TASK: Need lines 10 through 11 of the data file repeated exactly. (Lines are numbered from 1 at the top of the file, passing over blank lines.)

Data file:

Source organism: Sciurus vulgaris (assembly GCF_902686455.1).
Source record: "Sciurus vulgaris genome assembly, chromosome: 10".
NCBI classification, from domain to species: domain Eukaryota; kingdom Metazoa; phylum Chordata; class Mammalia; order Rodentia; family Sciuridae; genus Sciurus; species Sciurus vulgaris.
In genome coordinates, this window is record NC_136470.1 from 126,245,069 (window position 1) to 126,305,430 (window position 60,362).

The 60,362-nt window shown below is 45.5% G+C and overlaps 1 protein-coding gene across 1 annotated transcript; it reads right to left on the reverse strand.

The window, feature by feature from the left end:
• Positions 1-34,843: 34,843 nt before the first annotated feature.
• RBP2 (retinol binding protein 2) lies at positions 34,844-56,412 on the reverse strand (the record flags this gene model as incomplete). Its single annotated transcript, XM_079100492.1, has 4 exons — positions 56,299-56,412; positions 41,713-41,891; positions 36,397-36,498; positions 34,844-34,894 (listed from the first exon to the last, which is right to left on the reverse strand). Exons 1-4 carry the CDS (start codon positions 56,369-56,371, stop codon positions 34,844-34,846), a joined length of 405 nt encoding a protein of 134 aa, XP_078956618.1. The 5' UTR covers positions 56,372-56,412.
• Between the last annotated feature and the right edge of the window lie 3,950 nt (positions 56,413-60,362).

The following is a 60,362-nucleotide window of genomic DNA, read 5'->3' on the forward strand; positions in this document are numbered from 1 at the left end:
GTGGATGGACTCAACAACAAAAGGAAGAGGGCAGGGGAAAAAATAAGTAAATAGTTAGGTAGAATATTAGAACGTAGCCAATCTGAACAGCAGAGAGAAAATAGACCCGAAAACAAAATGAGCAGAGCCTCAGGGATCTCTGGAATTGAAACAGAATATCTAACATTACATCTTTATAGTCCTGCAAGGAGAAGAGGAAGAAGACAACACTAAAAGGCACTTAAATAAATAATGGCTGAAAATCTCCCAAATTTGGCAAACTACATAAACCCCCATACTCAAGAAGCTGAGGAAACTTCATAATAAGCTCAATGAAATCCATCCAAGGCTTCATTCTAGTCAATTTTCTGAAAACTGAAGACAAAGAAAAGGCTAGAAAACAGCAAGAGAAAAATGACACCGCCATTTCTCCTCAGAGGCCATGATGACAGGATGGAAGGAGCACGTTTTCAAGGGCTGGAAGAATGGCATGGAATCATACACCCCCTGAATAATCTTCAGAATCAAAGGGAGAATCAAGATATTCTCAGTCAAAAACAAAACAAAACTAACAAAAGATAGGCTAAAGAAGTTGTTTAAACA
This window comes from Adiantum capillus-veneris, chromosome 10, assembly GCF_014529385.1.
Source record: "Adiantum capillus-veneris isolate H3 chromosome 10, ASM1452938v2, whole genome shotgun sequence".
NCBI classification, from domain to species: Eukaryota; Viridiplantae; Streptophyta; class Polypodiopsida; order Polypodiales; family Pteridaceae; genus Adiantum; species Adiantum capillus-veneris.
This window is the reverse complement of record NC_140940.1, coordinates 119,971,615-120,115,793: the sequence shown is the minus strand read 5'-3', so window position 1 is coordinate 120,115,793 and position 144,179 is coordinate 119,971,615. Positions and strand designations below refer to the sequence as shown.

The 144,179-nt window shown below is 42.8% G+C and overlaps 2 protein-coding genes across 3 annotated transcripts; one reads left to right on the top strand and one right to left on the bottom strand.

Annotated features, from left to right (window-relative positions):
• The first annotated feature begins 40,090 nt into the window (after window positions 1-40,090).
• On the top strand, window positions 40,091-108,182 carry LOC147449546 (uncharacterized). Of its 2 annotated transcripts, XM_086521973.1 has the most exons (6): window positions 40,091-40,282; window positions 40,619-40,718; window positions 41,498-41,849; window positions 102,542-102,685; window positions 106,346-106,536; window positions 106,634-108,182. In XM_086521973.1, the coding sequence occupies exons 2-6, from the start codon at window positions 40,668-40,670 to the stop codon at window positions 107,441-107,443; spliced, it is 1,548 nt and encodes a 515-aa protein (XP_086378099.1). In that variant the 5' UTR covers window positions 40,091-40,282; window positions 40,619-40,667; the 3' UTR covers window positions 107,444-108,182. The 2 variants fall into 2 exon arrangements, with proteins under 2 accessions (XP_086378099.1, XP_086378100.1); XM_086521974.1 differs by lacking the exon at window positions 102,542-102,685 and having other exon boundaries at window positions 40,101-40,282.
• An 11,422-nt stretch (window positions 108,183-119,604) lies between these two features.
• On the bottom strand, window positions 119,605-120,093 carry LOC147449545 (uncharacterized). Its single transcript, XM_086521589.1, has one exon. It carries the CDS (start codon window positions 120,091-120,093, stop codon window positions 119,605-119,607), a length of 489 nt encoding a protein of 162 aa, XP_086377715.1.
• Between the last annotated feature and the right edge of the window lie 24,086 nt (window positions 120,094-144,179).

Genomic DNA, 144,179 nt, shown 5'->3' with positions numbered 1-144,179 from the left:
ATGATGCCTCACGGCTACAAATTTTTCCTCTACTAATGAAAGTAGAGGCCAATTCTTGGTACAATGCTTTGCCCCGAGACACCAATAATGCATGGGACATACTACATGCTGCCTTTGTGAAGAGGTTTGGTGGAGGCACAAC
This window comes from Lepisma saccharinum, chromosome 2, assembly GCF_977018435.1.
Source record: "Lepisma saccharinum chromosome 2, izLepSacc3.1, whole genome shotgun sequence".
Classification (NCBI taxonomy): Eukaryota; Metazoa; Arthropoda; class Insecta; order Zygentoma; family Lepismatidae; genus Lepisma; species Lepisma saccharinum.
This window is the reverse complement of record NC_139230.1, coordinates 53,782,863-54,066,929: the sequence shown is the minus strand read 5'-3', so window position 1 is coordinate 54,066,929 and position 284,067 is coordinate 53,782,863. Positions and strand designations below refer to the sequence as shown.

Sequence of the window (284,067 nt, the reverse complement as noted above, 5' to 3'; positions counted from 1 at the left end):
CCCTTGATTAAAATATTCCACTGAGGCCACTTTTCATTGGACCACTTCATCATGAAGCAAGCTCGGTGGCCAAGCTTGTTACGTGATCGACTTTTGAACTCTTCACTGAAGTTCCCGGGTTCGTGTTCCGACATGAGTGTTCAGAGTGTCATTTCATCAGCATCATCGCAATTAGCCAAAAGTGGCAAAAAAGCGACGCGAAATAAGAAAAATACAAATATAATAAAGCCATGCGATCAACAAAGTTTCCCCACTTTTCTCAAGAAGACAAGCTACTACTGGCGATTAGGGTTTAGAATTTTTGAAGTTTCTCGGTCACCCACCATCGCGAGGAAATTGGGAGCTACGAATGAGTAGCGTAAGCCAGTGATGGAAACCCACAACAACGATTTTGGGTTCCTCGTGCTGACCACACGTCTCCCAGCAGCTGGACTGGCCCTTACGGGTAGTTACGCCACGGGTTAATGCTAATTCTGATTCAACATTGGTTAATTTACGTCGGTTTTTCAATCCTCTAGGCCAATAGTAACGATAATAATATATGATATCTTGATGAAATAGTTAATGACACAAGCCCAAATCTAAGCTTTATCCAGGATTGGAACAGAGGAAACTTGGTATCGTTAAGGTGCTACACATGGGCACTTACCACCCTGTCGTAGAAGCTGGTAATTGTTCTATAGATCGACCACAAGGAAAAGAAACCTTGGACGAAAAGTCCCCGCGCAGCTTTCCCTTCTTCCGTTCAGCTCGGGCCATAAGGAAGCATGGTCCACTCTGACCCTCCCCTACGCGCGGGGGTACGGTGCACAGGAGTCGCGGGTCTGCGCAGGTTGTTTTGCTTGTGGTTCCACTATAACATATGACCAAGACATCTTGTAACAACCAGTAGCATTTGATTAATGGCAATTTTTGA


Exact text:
The following is a 60,362-nucleotide window of genomic DNA, read 5'->3' on the forward strand; positions in this document are numbered from 1 at the left end:
GTGGATGGACTCAACAACAAAAGGAAGAGGGCAGGGGAAAAAATAAGTAAATAGTTAGGTAGAATATTAGAACGTAGCCAATCTGAACAGCAGAGAGAAAATAGACCCGAAAACAAAATGAGCAGAGCCTCAGGGATCTCTGGAATTGAAACAGAATATCTAACATTACATCTTTATAGTCCTGCAAGGAGAAGAGGAAGAAGACAACACTAAAAGGCACTTAAATAAATAATGGCTGAAAATCTCCCAAATTTGGCAAACTACATAAACCCCCATACTCAAGAAGCTGAGGAAACTTCATAATAAGCTCAATGAAATCCATCCAAGGCTTCATTCTAGTCAATTTTCTGAAAACTGAAGACAAAGAAAAGGCTAGAAAACAGCAAGAGAAAAATGACACCGCCATTTCTCCTCAGAGGCCATGATGACAGGATGGAAGGAGCACGTTTTCAAGGGCTGGAAGAATGGCATGGAATCATACACCCCCTGAATAATCTTCAGAATCAAAGGGAGAATCAAGATATTCTCAGTCAAAAACAAAACAAAACTAACAAAAGATAGGCTAAAGAAGTTGTTTAAACA